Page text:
Monday, May 31, 2010

Synchronize with Central - Twice?

I frequently work with my computer connected to a client network without actually having it added to their domain. This means that we map the computer to a shared folder by entering the path and supplying the correct credentials to access the resource.

With 2011 I'm seeing a recurring theme where I must synchronize with central (SWC) twice to actually commit changes so that the other users can see them with Reload Latest. In the same way this afternoon I found that a user needed to double their SWC so that I could see their changes.

Just to add another wrinkle to the situation, the class is a mixed XP and Windows 7 operating system environment, some laptops using each. Their computers are mapped to the network as members of the domain. I'm not sure if these conditions have anything to do with the double SWC or not but it seems to be recurring when I am connected this way. Any corroboration from readers?

Saturday, May 29, 2010

Dept. of Moved Cheese - Tag on Placement

Previous releases of Revit offered a check box to decide if we wanted a tag to show up as we placed various elements. For example placing a door offered us this on the Options Bar.

With 2011 this has been changed a little. There is a button to press to choose tagging or not. Fun to see the puzzled look trying to work out where the option went. It goes something like, "I could have sworn there was a way to stop tagging when I place families?!? Oh!! There it is!!".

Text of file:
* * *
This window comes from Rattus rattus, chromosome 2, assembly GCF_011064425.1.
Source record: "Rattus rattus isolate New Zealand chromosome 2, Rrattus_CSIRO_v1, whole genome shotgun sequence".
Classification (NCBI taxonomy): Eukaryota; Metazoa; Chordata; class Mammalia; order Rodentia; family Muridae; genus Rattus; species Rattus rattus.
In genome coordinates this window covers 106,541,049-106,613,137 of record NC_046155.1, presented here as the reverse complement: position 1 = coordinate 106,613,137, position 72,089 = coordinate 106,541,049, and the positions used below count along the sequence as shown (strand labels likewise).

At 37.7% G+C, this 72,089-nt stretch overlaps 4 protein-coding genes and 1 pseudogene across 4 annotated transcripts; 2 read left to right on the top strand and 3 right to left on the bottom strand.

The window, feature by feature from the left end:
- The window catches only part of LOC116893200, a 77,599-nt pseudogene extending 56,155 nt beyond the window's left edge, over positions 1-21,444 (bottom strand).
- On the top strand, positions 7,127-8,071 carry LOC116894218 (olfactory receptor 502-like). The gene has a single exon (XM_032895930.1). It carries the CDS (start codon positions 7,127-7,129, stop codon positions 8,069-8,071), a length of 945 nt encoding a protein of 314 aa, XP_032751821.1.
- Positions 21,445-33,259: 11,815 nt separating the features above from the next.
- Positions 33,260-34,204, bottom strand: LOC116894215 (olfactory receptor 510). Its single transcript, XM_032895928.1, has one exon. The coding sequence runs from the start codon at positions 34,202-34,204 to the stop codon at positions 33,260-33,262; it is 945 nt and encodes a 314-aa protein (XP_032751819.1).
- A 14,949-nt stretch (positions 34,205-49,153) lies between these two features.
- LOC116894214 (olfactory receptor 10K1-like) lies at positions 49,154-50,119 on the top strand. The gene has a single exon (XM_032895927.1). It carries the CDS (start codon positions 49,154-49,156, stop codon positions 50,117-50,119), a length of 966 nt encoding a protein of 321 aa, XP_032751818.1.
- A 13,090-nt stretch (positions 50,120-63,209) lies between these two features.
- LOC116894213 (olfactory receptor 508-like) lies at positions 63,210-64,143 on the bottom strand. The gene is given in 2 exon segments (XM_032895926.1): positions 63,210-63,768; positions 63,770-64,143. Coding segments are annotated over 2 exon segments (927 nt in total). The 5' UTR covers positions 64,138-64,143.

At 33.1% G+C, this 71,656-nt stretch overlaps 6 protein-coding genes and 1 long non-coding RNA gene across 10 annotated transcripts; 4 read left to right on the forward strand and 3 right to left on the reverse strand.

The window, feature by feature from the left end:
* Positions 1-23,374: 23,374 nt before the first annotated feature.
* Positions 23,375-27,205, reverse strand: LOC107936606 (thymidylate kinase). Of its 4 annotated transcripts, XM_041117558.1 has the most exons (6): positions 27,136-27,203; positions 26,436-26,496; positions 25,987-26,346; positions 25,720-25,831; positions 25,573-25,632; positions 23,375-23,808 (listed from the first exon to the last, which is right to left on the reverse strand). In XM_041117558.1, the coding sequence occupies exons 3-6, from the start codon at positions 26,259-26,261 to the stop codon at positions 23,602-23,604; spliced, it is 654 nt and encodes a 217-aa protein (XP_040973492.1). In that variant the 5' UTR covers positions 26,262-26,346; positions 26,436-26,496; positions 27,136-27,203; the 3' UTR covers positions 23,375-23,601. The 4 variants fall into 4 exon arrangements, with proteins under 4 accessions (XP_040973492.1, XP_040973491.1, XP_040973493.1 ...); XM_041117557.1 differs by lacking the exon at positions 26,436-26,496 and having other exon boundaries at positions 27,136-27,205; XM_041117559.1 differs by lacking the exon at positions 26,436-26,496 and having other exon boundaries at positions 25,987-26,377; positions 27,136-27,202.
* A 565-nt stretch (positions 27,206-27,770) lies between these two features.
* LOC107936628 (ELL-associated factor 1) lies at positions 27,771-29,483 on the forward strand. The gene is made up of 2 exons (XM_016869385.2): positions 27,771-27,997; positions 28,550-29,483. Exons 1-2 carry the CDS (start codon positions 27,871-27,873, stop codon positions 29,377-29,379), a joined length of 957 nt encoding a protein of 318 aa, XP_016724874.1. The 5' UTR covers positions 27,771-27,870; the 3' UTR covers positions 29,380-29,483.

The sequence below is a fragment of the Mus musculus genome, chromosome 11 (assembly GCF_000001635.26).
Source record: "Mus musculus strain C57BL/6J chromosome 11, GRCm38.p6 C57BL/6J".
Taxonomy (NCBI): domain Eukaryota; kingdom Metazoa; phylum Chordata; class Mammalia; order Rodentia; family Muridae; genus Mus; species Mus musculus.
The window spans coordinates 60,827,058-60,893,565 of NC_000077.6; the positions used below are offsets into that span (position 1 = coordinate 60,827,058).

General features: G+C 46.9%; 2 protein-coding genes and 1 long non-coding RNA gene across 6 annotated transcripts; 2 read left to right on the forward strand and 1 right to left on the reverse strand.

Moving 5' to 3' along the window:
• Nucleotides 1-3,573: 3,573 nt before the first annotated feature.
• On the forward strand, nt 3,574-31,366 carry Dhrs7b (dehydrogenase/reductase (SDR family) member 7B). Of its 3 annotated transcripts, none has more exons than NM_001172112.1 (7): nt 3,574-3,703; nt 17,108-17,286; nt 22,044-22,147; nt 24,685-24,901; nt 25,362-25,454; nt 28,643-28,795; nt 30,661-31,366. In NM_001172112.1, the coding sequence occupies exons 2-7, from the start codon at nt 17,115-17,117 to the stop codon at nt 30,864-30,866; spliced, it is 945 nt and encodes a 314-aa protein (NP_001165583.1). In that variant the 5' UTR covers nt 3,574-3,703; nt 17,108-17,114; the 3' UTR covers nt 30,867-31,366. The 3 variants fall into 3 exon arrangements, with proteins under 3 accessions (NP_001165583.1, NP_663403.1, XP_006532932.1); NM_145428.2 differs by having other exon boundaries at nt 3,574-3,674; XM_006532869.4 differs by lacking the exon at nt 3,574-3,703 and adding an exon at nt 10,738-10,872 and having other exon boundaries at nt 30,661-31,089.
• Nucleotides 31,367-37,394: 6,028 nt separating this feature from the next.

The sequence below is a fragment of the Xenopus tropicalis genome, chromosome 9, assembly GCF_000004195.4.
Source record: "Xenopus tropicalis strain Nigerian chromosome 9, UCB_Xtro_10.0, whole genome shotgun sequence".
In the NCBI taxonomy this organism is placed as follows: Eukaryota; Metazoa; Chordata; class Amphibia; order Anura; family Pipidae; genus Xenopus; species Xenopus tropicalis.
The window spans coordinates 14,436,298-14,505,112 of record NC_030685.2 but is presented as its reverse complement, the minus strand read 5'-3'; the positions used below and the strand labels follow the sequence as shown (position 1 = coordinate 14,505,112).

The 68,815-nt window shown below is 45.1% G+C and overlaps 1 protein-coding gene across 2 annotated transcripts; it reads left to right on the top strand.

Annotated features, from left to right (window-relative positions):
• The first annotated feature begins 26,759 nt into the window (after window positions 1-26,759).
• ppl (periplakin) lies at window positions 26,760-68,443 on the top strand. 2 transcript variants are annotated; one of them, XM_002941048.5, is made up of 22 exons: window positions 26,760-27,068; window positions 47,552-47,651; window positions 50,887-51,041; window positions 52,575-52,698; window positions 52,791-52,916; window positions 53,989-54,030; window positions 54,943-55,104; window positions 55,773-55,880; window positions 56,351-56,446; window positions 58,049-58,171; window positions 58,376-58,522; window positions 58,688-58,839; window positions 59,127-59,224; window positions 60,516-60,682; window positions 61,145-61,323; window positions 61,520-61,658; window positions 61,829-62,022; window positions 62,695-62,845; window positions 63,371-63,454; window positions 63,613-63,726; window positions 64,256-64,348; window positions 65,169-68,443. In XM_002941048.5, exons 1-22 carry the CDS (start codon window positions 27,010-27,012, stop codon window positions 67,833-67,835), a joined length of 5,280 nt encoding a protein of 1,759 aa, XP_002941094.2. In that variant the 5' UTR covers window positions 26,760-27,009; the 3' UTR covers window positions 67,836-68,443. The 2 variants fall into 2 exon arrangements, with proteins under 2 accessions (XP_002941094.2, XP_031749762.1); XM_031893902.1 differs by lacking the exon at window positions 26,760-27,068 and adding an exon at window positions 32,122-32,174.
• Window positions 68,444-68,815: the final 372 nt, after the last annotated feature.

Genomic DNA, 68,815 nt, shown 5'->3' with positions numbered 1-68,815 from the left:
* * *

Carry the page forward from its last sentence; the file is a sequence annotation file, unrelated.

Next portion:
Friday, May 28, 2010

AUGI is Down

AUGI is no longer experiencing a hard drive failure at the moment. All better now...

Detailing in Revit - ARCXL

There are a growing number of resources available for Revit families. I'm not aware of anyone focused entirely on providing complete details. I received an email from Mark Siever with ARCXL.

He wrote:
We have created a native Revit built library and web based interface for accessing the library. Currently it exceeds 36,000 completed architectural details. These standard details (not simple component families) currently fall under the following categories; Roof, Window, Door and Foundation. We are presently working on stair details, railings, and a system of linking our details and included parametric components to specification sections.

He put together a video demonstration of what they offer (hosted at YouTube) and I've embedded it here if you are interested (nearly 9 minutes long). The service they provide isn't free and each detail will cost you around $15 if you buy them individually. The website says they are offering introductory prices of $12.99 each and they'll reduce the price to $9.99 each for orders of 50 or more details. You can request some free samples for evaluation via email. Here's the video.

Off Topic: I liked the opening/closing music, in the video, by Ronald Jenkees. Reminds me of Michael Lee Firkins style as well as Michael Reese.

Friday, May 21, 2010

1K Run

I started this blog on November 19th of 2004 with a really exciting post stating my curiosity about blogging and deciding to dabble. Tonight as I was trying to catch up on nearly a hundred blog posts by more than a dozen other bloggers I noticed that this blog has 999 subscribers. Just one more reader to subscribe and push this blog to the 1K mark. As of tonight, this post is number 881 since then.